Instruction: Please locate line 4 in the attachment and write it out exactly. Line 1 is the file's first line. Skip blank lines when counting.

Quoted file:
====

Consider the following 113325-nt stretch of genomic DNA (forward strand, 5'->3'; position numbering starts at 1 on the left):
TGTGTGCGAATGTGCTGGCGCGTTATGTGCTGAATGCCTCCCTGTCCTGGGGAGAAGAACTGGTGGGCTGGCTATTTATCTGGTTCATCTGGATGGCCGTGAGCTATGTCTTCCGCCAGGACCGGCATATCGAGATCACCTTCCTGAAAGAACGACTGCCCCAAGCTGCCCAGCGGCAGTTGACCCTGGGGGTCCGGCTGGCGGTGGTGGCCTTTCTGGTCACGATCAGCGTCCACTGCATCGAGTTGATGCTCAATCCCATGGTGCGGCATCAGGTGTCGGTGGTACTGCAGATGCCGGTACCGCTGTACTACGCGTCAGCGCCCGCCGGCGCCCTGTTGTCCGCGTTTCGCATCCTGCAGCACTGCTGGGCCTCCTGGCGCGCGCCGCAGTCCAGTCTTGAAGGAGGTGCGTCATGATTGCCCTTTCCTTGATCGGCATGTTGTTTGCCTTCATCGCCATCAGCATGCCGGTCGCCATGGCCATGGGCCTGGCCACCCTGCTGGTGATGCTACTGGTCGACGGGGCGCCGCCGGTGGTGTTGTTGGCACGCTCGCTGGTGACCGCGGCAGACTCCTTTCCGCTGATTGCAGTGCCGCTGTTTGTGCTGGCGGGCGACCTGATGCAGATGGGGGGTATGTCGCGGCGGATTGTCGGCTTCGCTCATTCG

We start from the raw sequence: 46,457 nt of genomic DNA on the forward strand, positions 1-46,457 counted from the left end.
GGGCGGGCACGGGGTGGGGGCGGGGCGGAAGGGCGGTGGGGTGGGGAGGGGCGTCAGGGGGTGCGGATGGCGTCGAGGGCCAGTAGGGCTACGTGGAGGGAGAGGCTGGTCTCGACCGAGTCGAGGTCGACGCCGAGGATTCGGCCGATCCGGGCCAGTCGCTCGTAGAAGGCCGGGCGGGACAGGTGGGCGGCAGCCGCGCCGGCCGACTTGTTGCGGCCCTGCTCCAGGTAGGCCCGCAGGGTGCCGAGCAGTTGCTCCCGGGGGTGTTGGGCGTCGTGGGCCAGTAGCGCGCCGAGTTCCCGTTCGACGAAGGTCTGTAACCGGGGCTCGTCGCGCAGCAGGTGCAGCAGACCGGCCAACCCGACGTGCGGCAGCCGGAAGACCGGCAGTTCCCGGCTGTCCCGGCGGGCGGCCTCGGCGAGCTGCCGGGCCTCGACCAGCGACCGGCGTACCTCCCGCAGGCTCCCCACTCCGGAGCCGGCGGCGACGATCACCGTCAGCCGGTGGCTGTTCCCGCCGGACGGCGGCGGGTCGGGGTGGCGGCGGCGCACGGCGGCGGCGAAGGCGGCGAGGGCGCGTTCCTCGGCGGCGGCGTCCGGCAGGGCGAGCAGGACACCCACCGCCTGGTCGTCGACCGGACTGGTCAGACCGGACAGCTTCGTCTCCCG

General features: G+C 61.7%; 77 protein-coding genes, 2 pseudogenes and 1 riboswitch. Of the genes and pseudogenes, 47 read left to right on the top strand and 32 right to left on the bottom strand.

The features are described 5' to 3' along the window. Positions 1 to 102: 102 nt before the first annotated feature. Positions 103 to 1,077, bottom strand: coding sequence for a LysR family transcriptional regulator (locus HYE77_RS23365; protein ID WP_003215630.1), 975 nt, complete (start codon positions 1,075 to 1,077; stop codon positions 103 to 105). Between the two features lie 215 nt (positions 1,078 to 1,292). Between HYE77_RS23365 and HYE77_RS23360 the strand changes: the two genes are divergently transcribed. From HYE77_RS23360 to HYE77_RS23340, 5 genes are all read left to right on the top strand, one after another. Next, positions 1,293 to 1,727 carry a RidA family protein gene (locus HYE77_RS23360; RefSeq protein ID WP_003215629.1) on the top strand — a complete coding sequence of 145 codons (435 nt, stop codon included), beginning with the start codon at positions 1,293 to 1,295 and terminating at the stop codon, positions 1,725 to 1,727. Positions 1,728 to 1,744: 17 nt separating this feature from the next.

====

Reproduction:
GGGCGGGCACGGGGTGGGGGCGGGGCGGAAGGGCGGTGGGGTGGGGAGGGGCGTCAGGGGGTGCGGATGGCGTCGAGGGCCAGTAGGGCTACGTGGAGGGAGAGGCTGGTCTCGACCGAGTCGAGGTCGACGCCGAGGATTCGGCCGATCCGGGCCAGTCGCTCGTAGAAGGCCGGGCGGGACAGGTGGGCGGCAGCCGCGCCGGCCGACTTGTTGCGGCCCTGCTCCAGGTAGGCCCGCAGGGTGCCGAGCAGTTGCTCCCGGGGGTGTTGGGCGTCGTGGGCCAGTAGCGCGCCGAGTTCCCGTTCGACGAAGGTCTGTAACCGGGGCTCGTCGCGCAGCAGGTGCAGCAGACCGGCCAACCCGACGTGCGGCAGCCGGAAGACCGGCAGTTCCCGGCTGTCCCGGCGGGCGGCCTCGGCGAGCTGCCGGGCCTCGACCAGCGACCGGCGTACCTCCCGCAGGCTCCCCACTCCGGAGCCGGCGGCGACGATCACCGTCAGCCGGTGGCTGTTCCCGCCGGACGGCGGCGGGTCGGGGTGGCGGCGGCGCACGGCGGCGGCGAAGGCGGCGAGGGCGCGTTCCTCGGCGGCGGCGTCCGGCAGGGCGAGCAGGACACCCACCGCCTGGTCGTCGACCGGACTGGTCAGACCGGACAGCTTCGTCTCCCG